The International Society for Stem Cell Research and the Doudna group calls for public discussion, but is also working to develop some more formal process, such as an international meeting convened by the National Academy of Sciences, to establish guidelines for human use of the genome-editing technique. A paper published in Science calls for a moratorium on any clinical application.
A prudent path forward for genomic engineering and germline gene modification
David Baltimore1, Paul Berg2, Michael Botchan3,4, Dana Carroll5, R. Alta Charo6, George Church7, Jacob E. Corn4, George Q. Daley8,9, Jennifer A. Doudna4,10,*, Marsha Fenner4, Henry T. Greely11, Martin Jinek12, G. Steven Martin13, Edward Penhoet14, Jennifer Puck15, Samuel H. Sternberg16, Jonathan S. Weissman4,17, Keith R. Yamamoto4,18
Some in the science community urge us to proceed considerately w/ caution. Researchers and the public need to have considerate debate raising important ethical, safety, regulatory & public policy concerns altering genes. Though highly efficient, the technique occasionally cuts the genome at unintended sites. The chief problem has always been one of accuracy, of editing the DNA at precisely the intended site, since any off-target change could be lethal.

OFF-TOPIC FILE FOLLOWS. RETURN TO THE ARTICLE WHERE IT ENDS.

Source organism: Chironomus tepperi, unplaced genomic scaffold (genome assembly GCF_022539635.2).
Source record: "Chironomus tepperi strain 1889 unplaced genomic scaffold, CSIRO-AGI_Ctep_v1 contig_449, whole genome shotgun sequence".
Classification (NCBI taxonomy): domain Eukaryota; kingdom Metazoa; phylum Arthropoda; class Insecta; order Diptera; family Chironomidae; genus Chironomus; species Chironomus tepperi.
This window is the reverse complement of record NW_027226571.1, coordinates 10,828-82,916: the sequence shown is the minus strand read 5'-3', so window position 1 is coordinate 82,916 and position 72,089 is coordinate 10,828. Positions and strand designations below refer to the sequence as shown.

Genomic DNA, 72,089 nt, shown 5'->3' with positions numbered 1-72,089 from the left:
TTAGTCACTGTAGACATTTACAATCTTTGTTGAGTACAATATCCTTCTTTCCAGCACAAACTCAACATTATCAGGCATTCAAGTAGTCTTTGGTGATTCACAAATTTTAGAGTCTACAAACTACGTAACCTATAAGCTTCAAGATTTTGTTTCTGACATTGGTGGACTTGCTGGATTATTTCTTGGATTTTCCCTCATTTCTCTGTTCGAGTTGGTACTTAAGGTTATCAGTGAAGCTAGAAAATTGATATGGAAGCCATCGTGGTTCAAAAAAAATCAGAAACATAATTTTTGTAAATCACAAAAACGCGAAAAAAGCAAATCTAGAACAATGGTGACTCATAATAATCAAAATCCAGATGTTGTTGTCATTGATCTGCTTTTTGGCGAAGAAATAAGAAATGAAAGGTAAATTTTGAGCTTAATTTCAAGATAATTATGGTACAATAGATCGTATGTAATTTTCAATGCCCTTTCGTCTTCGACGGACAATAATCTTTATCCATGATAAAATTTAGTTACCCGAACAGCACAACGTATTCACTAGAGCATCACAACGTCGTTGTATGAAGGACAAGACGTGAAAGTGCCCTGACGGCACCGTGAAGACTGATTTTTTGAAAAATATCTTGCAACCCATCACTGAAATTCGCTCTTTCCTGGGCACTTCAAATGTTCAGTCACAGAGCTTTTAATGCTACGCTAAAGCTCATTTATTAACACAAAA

Dr. Baltimore said. “I personally think we are just not smart enough — and won’t be for a very long time — to feel comfortable about the consequences of changing heredity, even in a single individual.”
I would also suggest that each state's medical and research community set-up a Center for BioEthics to raise these important issues. Does anyone know the long-term implications of altering corns' genes and sold to farmers by Genetically Modified Organism (GMO0) companies?
All the best,